• Puerto Rico. The Puerto Rico Public Housing Administration, the 2nd largest public housing authority (PHA) in the nation with 327 housing projects with 56,585 units, improperly withheld and used $17 million for inappropriate disaster relief expenses, including tickets to a local Christmas play.10 Among the many other scandals at this PHA, in May 1998, it purchased 21,428 nineteen gallon water heaters for $2,365,437 only to find that years later most had notbeen installed due to the fact that these heaters  required two water lines and most projects had only one.11

  • District Waste. HUD provided $2.8 million to the District of Columbia to help residents in 28 housing complexes become self-sufficient. The money was found to have been siphoned off to a handful of consultants who made promises but never delivered for the residents of these DC complexes. Said one DC resident, "A lot of people got robbed and nobody stopped it."12

  • Escalating problems for 203(k) program. GAO and the HUD IG have identified the 203(k) Home Rehabilitation Mortgage Insurance program, which has been heavily marketed and promoted since1994, as "highly vulnerable to waste, fraud and abuse" because it encourages risky property deals, overstated property appraisals, and phony or excessive fees. 13 At the end of the Fiscal Year 1994, there were some 6,183 active 203(k) loans, while at the end of Fiscal Year 1998 that figure ballooned to 43,794. Losses have increased to over $11 million since 1994. As of FY 1998, HUD had $3.6 billion in insurance on 44,000 outstanding 203(k) loans.

  • Community Wasters. HUD diverted precious dwindling staff resources into a new, controversial and ineffective program. 800 Community Builders' mission was to help individuals, local governments, non-profit groups, businesses and others understand and benefit from HUD programs dealing with housing, economic development, job creation and training, community revitalization, and other areas. Yet, they had "few measurable results" according to HUD's own Inspector General. In a survey, Community Builders were asked to list their greatest accomplishment. They included:

    • A Community Builder in Detroit stated that he has "received respect for himself," while another one from Knoxville, TN believed her greatest accomplishment was working with communities to show that "HUD is human."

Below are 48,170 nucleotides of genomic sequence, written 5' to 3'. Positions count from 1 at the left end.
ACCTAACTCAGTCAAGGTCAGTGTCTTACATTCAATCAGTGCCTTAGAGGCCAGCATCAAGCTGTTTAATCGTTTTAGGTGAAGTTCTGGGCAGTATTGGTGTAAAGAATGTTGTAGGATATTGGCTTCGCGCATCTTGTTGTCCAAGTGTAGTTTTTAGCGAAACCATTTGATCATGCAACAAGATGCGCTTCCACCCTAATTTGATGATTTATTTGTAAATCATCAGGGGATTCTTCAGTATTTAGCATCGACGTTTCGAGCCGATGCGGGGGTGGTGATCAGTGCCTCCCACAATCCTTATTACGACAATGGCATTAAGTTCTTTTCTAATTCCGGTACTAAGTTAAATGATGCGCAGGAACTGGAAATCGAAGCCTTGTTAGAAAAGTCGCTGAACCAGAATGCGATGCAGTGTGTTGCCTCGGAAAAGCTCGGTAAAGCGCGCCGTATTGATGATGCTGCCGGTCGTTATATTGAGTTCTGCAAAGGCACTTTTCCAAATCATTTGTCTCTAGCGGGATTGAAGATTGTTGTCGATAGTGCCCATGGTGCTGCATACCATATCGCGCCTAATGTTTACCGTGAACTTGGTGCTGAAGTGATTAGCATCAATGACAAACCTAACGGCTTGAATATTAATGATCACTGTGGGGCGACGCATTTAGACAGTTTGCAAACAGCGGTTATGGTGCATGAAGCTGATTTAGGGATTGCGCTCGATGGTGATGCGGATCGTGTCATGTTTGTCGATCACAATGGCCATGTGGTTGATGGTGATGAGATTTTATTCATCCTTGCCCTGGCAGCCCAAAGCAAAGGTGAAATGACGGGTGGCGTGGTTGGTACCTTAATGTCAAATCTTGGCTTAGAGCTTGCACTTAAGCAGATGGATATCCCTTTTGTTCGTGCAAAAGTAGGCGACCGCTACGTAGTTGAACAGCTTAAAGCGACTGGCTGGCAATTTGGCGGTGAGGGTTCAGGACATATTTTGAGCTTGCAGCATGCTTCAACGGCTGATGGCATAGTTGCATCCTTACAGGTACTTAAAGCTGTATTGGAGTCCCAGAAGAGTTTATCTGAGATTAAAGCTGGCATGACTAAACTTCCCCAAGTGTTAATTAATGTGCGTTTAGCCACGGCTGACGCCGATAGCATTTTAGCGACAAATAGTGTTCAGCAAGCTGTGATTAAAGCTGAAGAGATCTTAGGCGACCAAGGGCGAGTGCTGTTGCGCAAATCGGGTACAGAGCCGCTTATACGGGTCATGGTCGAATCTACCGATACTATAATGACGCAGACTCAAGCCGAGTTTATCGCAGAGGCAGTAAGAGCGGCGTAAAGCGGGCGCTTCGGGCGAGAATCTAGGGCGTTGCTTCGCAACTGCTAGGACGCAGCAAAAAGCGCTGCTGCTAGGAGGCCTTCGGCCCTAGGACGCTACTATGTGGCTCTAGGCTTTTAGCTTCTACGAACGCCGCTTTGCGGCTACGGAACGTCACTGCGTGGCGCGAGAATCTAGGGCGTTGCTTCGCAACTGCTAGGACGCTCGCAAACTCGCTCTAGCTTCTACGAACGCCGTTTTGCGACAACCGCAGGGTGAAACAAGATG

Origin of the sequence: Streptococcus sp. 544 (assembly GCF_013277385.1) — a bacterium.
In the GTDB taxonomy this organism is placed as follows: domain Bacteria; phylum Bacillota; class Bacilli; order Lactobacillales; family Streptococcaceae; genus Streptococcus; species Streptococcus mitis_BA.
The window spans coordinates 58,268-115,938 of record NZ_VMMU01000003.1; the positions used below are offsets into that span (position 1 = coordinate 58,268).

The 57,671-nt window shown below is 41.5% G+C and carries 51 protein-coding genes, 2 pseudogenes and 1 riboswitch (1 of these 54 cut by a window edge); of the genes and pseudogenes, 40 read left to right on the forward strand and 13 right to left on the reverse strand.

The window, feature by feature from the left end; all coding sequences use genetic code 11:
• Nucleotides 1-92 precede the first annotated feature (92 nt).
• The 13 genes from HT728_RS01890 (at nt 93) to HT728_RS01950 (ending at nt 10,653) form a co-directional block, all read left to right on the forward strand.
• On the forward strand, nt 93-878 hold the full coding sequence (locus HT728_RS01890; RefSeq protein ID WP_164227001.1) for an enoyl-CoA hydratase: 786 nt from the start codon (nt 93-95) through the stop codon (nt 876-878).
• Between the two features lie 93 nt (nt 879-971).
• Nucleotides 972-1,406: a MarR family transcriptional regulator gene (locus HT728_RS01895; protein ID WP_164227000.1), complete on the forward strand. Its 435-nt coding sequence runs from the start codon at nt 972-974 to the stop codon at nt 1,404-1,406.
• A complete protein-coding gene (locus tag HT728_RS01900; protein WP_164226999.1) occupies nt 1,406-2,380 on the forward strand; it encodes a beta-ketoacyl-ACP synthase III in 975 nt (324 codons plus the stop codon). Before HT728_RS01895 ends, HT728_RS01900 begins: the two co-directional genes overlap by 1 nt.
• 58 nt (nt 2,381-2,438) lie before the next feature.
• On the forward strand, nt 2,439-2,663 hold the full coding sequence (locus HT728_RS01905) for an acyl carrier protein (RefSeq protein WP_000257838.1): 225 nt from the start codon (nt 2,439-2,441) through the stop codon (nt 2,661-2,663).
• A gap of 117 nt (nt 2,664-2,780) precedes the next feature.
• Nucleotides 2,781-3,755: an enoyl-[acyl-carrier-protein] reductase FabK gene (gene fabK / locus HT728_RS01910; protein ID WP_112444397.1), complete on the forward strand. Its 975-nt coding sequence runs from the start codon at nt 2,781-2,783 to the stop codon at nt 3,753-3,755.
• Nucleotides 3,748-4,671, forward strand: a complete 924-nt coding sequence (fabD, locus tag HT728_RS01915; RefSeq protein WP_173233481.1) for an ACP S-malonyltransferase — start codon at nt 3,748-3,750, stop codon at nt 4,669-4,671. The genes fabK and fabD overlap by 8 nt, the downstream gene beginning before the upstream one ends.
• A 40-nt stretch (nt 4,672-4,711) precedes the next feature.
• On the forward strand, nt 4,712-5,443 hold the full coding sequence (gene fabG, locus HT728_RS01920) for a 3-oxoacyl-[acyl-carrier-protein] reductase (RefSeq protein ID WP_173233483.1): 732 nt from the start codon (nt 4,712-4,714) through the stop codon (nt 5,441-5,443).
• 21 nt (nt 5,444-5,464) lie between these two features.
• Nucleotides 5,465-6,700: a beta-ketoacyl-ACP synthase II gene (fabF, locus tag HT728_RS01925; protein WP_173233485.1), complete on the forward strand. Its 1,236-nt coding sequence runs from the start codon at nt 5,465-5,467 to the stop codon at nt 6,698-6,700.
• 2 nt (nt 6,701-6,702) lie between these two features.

The Community Builders Fellows program was terminated, effective September 1, 2000, by an Act of Congress.

    • Over-promises. HUD promised 300 new homes on the poorest Indian reservation in America - Pine Ridge, South Dakota - but only 20 have been built, and only 6 of those occupied. Yet, they spent an unknown amount on departmental travel, brochures and videos promoting the fact that HUD cared - while the median income is $2600 a year and 84% of the people living on that reservation are unemployed.14


    Failing to maintain a laser-like focus on the noble purpose for which HUD or anti-poverty programs were created will inevitably result in diluted or non-focused programs. HUD appears to want to extend benefits to a higher percentage of Americans. Yet, diluting HUD's efforts is just as harmful as turning your back on a neighbor most in need.

    HUD cannot afford to squander resources on programs that are ineffective or actually harmful.Congress should be most focused on whether or not HUD is unintentionally increasing  dependency on government, preventing those covered by HUD programs from reaching their own potential.

    In addition, HUD's funding is subject to increasing fiscal pressures even in an era of surpluses. The discretionary budget - an increasingly pressurized portion of total federal spending - is being squeezed. In examining federal budget projections, entitlements will continue to take a growing percentage of total federal spending (47.1% in 1980 to 66.6% projected in 2005), with defense spending decreasing (22.7% in 1980 to 15.6% in 2005), interest payments on our national debt fluctuating (8.9% in 1980 to 14.7% in 1990, 12.3% in 2000 and 7.7% in 2005) and the discretionary budget is being squeezed from 21.3% of the federal budget in 1980 to only 10.1% in 2005.Congress will have no choice in the near future but to scrutinize HUD's budget based on  these common sense performance concepts.

    In addition, HUD's wasteful spending can be translated into the number of un-served households in America. HUD's poor performance can alter the course of someone's future.


    HUD's performance management needs to be done in conjunction with others in government who are addressing the same or similar problems such as the Departments of Agriculture or Defense, who also manage federal housing programs. The Department of Treasury also administers numerous related tax provisions. At the end of a coordinated government focus on performance, Congress should be able to see which tools of governance are the most effective in solving specific or similar problems.

    Other federal housing programs

    • Mortgage interest deduction for owner occupied homes

    • Deductibility of State and local property tax on owner-occupied homes

    • Capital gains of up to $500,000 on home sales are exempt from taxes